! Refuses to use public bathrooms. ! Worries constantly. ! Continually seeks comfort and reassurance. ! Shows extreme shyness, avoiding social situations or events. ! Raises physical complaints with no medical explanation (stomach aches, headaches, difficulty catching their breath). ! Throws tantrums, cries or screams excessively. ! Begins to act in a way that is out of character, or if a sudden and unexpected behaviour change is observed.

Start a school routine well before September, including morning and bedtime habits. FILE PHOTO LISA KING


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Activity breaks include a variety of movement options From page 19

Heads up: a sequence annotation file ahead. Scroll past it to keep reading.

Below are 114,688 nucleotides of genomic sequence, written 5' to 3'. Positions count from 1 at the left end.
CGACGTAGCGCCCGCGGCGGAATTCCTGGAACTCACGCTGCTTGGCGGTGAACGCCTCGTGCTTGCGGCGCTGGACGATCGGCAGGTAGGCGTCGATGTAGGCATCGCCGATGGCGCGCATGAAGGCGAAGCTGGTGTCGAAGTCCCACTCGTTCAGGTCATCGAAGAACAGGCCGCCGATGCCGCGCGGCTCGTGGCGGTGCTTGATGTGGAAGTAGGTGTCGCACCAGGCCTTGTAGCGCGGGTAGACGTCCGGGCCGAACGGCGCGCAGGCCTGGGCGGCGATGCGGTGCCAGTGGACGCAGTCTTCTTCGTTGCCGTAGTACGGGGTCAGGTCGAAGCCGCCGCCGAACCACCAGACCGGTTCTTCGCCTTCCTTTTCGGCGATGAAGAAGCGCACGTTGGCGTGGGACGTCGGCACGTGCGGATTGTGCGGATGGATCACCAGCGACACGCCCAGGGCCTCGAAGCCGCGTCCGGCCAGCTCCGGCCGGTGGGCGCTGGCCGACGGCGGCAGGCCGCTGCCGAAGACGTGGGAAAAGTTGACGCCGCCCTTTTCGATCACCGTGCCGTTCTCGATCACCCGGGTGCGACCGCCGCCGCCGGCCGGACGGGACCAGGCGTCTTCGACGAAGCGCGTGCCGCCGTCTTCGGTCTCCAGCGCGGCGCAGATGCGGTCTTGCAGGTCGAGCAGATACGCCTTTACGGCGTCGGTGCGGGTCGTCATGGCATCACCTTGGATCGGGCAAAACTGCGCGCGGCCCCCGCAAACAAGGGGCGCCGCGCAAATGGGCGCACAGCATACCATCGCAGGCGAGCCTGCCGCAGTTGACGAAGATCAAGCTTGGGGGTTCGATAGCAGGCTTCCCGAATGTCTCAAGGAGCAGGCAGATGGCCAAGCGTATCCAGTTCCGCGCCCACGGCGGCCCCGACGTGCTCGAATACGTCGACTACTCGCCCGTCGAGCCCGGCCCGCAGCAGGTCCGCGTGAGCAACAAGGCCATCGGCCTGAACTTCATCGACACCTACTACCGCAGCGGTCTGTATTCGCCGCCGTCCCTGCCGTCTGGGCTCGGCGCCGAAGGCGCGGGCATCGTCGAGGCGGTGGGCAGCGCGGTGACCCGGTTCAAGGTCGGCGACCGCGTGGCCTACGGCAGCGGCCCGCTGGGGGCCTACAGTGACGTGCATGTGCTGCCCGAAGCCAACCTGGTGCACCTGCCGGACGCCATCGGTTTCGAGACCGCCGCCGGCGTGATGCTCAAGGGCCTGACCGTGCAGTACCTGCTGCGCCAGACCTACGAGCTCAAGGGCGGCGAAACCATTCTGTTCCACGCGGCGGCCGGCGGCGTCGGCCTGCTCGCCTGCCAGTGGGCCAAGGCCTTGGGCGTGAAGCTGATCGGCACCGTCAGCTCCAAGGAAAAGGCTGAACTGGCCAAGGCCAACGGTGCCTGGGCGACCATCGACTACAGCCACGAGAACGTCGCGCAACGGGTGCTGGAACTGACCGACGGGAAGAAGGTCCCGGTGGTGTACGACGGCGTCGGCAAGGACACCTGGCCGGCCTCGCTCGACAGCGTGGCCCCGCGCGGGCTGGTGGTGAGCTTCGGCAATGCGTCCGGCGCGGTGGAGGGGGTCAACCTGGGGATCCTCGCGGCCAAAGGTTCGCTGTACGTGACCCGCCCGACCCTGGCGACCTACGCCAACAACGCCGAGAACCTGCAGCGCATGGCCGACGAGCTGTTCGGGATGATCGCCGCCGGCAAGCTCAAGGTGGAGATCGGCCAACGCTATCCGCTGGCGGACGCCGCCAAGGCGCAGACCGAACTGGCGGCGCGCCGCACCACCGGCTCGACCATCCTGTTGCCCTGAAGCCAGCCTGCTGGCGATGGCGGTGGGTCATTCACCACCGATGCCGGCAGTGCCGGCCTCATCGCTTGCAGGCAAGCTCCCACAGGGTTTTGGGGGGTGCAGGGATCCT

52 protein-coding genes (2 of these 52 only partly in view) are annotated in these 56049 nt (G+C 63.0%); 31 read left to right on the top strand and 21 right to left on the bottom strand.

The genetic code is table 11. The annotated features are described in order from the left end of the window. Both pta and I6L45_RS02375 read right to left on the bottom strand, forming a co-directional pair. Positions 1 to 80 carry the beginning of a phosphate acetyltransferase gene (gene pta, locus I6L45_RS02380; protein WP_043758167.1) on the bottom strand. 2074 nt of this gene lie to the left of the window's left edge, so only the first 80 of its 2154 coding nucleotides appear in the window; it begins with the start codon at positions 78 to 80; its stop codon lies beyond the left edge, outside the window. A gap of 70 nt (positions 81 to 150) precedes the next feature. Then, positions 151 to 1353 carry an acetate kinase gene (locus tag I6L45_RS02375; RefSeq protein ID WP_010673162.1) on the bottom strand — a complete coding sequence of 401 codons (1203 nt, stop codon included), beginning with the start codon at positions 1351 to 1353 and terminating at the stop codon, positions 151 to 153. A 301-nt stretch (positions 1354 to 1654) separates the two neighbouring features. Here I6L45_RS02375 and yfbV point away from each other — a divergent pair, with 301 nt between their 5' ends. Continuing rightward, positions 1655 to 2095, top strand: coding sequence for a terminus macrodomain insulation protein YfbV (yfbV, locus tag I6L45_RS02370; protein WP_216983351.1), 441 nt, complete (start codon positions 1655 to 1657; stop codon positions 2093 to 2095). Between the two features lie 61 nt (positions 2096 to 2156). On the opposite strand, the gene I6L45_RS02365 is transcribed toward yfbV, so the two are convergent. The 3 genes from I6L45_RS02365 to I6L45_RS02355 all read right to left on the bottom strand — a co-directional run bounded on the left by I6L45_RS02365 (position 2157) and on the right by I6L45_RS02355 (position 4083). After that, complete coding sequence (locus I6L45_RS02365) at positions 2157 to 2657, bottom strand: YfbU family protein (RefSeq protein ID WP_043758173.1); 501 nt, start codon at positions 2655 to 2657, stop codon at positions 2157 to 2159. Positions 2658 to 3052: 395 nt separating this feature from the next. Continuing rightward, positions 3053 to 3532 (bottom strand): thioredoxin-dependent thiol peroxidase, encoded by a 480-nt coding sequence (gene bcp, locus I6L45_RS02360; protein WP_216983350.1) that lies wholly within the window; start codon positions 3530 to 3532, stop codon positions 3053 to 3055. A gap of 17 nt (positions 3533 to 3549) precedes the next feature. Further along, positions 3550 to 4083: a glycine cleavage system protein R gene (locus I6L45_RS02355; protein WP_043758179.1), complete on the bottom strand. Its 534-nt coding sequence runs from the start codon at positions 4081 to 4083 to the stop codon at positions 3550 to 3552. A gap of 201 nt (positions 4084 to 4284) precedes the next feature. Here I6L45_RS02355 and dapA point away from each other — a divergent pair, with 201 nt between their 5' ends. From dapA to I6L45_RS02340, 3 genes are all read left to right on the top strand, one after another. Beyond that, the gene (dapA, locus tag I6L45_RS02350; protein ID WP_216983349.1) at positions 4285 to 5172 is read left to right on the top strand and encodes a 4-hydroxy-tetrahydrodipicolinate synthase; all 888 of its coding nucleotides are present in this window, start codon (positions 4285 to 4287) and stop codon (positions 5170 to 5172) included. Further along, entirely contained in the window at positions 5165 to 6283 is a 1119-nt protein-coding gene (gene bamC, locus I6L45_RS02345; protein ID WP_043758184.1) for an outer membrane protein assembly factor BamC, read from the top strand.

physical learning into the classroom as well. Nelson explains that physical literacy has been a part of the curriculum for years, but has mainly focused on fundamental sports and movement skills. That focus was fairly narrow and took place during regular physical education classes. “We’ve been doing a very good job for a number of years,” says Nelson, but adds that assessment of Grade 2 baseline physical literacy showed there was room for improvement. So the focus shifted slightly to reflect a new emphasis on “movement all day any time.” That means teachers now work in action breaks and activity throughout the day. That could mean 10 minutes of yoga, some jumping jacks, stretching, creating shapes with bodies as they are learning about shapes in math class, or even just a quick run out to the school yard to touch two trees and return to the classroom. “There’s a lot more movement throughout the day,”